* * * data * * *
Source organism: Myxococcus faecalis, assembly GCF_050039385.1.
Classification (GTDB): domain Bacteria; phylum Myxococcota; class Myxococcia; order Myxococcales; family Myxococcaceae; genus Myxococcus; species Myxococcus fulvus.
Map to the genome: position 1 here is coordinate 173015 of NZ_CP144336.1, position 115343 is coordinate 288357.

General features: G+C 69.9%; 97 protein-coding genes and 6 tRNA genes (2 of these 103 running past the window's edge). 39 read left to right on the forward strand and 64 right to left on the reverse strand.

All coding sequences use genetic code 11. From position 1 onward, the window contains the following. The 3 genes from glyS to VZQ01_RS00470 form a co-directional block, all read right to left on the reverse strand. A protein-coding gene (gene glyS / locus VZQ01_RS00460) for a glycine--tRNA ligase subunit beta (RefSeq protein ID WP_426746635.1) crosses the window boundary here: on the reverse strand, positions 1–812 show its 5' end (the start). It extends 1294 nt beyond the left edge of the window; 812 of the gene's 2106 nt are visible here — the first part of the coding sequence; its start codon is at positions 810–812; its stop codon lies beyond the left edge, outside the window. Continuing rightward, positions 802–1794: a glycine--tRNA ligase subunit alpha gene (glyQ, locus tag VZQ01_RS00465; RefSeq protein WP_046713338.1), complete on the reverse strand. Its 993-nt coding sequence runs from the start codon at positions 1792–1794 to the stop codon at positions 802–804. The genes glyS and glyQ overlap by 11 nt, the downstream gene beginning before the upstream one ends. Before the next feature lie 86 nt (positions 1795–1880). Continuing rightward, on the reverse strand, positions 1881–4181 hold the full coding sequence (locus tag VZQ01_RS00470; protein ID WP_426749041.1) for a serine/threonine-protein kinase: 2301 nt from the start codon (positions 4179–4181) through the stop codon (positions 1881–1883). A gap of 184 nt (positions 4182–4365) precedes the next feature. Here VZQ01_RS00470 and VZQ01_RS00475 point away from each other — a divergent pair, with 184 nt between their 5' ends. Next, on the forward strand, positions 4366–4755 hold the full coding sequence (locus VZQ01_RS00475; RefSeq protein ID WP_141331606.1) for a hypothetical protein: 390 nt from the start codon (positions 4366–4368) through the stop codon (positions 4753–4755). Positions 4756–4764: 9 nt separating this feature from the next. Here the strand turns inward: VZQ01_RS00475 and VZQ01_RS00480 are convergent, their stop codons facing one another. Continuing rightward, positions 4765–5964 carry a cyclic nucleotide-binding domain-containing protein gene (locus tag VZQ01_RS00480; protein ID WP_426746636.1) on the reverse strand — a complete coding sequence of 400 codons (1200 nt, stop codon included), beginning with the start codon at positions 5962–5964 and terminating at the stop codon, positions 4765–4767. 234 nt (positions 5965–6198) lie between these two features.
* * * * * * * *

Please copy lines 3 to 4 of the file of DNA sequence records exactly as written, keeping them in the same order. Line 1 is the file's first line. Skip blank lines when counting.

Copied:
Map to the genome: position 1 here is coordinate 173015 of NZ_CP144336.1, position 115343 is coordinate 288357.

General features: G+C 69.9%; 97 protein-coding genes and 6 tRNA genes (2 of these 103 running past the window's edge). 39 read left to right on the forward strand and 64 right to left on the reverse strand.